December 28, 2006
Camp Ramah marks 50 years
(Page 2 - Previous Page)Today Schwartz-Getzug acts as executive director of Jewish World Watch, where she oversees a coalition of synagogues, schools and community member who work to combat genocide and human rights violations around the world. Not only does she continue to take responsibility for others, but she engages today's youth to do so, as well.
"Being at camp, you see the passion and power created by 800 campers singing together, or small groups of campers praying together, or all of them getting involved in an issue. It's incredibly inspiring," said Schwartz-Getzug. "Now I'm encouraged to depend on not just the usual leadership in our community -- adults who are involved in philanthropy -- but on the youth."
Every summer, Ramah adopts a campwide tzedakah project. As campers and staff pack their bags for the camp, they also pack items for someone in need. Last summer, Ramah's staff and campers worked in conjunction with Jewish World Watch and collected educational toys that were air shipped to one of Jewish World Watch's medical clinics in Darfur.
"Being in a camp where you're living a halachic life, and still participating in swimming, sports, arts and crafts, and carrying on boy-girl relationships gave me and my peers a framework for figuring out where we wanted Judaism to fit in our lives," Schwartz-Getzug said.
Ramah campers and staff return home each year with a renewed sense of Jewish identity. They often take a piece of what they learned at camp and incorporate it into their life at home.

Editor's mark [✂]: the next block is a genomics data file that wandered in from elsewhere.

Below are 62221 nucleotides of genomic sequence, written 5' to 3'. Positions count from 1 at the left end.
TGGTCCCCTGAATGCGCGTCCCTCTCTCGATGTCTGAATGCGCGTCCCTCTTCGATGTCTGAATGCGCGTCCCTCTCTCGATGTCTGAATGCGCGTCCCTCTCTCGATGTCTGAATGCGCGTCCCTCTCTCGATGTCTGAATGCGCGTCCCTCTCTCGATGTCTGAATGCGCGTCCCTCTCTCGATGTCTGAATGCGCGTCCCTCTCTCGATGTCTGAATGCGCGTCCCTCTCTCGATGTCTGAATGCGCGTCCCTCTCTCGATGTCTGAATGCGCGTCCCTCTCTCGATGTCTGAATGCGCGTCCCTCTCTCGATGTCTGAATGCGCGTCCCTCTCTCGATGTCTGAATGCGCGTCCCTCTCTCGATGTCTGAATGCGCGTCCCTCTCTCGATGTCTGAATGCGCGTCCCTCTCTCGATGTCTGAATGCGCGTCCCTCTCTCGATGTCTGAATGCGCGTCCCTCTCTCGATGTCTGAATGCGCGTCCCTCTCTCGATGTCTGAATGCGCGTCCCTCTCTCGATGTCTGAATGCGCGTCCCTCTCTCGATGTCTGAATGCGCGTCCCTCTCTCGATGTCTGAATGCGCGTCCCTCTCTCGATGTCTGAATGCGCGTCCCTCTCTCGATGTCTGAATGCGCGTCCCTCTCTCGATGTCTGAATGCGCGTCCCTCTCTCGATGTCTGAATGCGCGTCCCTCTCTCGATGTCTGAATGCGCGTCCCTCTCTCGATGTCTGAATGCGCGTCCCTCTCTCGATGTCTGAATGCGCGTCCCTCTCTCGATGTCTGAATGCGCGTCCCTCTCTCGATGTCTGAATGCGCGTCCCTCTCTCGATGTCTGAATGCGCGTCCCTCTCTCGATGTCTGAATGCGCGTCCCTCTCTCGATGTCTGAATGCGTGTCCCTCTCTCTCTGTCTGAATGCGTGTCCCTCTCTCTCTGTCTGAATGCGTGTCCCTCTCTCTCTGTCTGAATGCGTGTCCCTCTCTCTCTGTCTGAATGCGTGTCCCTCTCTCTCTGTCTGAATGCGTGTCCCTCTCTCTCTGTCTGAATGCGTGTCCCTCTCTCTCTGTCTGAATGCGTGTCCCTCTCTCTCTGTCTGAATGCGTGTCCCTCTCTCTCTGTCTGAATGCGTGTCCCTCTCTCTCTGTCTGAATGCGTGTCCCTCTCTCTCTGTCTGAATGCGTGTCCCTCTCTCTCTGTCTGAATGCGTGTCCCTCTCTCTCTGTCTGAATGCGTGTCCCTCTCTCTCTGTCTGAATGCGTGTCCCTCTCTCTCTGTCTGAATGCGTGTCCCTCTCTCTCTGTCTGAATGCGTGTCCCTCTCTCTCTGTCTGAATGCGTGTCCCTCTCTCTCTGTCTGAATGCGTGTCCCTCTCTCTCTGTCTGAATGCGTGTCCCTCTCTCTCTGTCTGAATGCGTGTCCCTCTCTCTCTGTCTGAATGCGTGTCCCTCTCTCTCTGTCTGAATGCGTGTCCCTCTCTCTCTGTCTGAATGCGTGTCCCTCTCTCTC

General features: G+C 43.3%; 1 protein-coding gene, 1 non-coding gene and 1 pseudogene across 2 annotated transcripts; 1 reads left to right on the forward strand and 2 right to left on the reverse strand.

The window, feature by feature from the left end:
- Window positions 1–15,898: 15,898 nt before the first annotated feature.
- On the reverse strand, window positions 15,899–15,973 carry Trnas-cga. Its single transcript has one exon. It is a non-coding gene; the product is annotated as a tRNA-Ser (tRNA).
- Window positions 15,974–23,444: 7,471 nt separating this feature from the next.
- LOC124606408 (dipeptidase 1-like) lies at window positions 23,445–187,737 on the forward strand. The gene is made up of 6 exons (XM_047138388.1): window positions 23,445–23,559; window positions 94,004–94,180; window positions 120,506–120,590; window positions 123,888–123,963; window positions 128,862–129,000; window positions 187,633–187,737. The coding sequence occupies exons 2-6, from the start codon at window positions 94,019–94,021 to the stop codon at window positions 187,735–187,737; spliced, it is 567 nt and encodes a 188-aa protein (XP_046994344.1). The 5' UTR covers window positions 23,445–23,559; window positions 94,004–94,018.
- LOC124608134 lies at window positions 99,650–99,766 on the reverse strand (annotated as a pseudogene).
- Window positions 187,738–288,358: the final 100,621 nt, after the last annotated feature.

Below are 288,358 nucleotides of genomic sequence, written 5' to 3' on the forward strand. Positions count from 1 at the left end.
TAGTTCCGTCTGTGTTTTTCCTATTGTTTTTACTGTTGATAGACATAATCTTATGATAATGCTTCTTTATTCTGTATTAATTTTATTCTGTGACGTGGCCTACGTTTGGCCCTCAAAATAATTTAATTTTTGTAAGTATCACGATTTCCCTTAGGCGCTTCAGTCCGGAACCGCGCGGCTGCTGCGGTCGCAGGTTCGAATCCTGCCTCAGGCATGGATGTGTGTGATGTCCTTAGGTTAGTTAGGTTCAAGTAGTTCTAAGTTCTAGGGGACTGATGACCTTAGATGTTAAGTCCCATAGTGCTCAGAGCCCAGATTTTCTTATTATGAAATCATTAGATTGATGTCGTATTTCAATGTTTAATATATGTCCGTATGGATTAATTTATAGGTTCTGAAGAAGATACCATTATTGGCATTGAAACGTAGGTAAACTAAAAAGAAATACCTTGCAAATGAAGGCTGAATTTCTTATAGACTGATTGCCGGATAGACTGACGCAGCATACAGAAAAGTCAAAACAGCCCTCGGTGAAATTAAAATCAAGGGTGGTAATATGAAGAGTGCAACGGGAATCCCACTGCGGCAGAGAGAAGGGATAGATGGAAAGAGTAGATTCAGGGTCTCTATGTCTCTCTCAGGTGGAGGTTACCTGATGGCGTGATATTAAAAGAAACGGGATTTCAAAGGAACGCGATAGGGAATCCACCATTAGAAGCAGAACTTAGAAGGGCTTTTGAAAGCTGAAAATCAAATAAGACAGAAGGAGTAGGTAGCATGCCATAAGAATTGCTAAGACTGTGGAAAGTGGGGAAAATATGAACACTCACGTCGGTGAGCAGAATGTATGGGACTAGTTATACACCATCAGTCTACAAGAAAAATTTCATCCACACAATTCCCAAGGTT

"If Ramah just happens in Ojai and if it just stays there, then we haven't fulfilled our mission. Because the purpose of coming to camp is ultimately to change lives outside of camp," Greyber said. Schwartz-Getzug recalls that for months after camp ended, her Ramah friends would gather in somebody's house, borrow a Torah, and conduct camp's Mincha service.
KNBC investigative reporter Joel Grover returned home from his first summer at Ramah requesting that is mother start keeping kosher.
"I grew up in an observant Jewish home, but Ramah made me even more observant. Through the learning, the tefillot, the rituals, it all intensified my sense of being Jewish and my commitment to Judaism, which endures today," Grover said. "I bring a lot of the Jewish values I learned at camp Ramah to my work every day. Looking out for other people, I learned that at camp."
While today's leaders look back to Ramah as inspiration, the current Ramah staff looks forward to creating tomorrow's leaders. Ramah counts more than 1,270 campers each summer, and has 260 staff members.
Greyber is well aware that Ramah is an incubator for Jewish leadership: "It's a daunting task and also an inspiring task to realize we don't just run a summer camp, we run a major Jewish educational institution which has the opportunity to change the L. A. Jewish community for decades to come."
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